The UK Civil Aviation Authority has concluded two separate reviews of general aviation which AOPA-UK hopes will mark a new beginning for the industry in Britain. Other European countries may benefit from the information in the reviews, which are available online, and all AOPAs are invited to download the documents and pass them to their governments.

Most of the general aviation organisations in the UK participated in one or other of the reviews, and AOPA was heavily involved in both of them. The results are influenced by the CAA’s need to paint a positive picture of the health of GA – they have wilfully blinded themselves to many of the facts which point to an industry in decline – and the review chairmen, both CAA executives, have finessed many of GA’s problems in their reports to the CAA Board.

Nonetheless, AOPA believes the reviews provide a baseline from which to take forward an action plan to kick-start the regeneration of GA in Britain. AOPA UK CEO Martin Robinson says that whatever the merits of the reviews, they represent an opportunity for industry, the government and the regulator to take positive action to boost GA. “Let’s forget what’s gone before – let’s use what leverage we now have,” he says. “There’s a lot in the reviews that is positive and welcome.”

Relations between GA and the UK CAA have been disastrously low because of the CAA’s decision to make massive increases in all its charges, and to rebate most of that money to British Airways. Uniquely in the world, the UK CAA is required to claw back 106 percent of its costs from the industry (the extra six percent is “return on capital”) which leads to ludicrous charges – for example, up to 15,000 euros for a licence for an FTO to operate a simulator, plus an annual fee of several thousand euros – and contributes heavily to the continuing export of flight training from the UK. Some UK GA companies are paying almost ten per cent of turnover to the CAA in fees, mostly for ‘services’ they don’t want.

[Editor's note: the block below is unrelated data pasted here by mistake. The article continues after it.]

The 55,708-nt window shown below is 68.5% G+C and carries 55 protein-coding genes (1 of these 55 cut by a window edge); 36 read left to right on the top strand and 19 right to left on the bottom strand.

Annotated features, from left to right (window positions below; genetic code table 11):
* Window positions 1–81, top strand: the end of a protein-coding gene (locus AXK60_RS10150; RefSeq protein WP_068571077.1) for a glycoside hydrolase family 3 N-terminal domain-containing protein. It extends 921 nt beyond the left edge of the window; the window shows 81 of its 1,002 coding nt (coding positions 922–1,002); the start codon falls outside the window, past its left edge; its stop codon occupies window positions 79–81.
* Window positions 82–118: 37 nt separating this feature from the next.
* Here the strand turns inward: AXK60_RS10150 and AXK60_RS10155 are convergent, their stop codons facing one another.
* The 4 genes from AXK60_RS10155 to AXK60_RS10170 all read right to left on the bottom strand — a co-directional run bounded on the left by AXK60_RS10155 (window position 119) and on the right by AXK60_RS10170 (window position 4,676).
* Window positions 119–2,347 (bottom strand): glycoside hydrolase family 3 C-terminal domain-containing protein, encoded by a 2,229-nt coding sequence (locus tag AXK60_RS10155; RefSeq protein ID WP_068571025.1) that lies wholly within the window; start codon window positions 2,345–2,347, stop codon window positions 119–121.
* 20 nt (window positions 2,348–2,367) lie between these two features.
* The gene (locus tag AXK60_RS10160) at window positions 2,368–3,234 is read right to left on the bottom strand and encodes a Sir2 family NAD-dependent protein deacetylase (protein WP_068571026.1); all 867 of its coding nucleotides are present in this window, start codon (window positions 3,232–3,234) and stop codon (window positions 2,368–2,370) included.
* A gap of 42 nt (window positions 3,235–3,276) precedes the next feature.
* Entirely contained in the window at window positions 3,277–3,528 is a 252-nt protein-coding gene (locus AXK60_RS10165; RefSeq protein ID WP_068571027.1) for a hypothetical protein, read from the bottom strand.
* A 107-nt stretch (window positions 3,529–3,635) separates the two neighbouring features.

But the CAA needs industry backing to help it fight off the perceived threat of EASA, which opens up opportunities for GA to negotiate a better deal. The Authority now appears to accept that it should have a responsibility to foster the interests of GA, on top of its responsibility to further the interests of the airlines. It has agreed to the establishment of an advisory body, the General Aviation Strategy Forum, for which AOPA is providing the secretariat. Martin Robinson says: “The first positive sign from the review is the CAA has agreed to examine the impact of JAR-FCL on the private pilot and has set up a working group. Our support is contingent upon positive action. It’s pointless having a Regulatory Review that changes no regulation, and a Strategic Review that plans no new strategy. We must have real change.”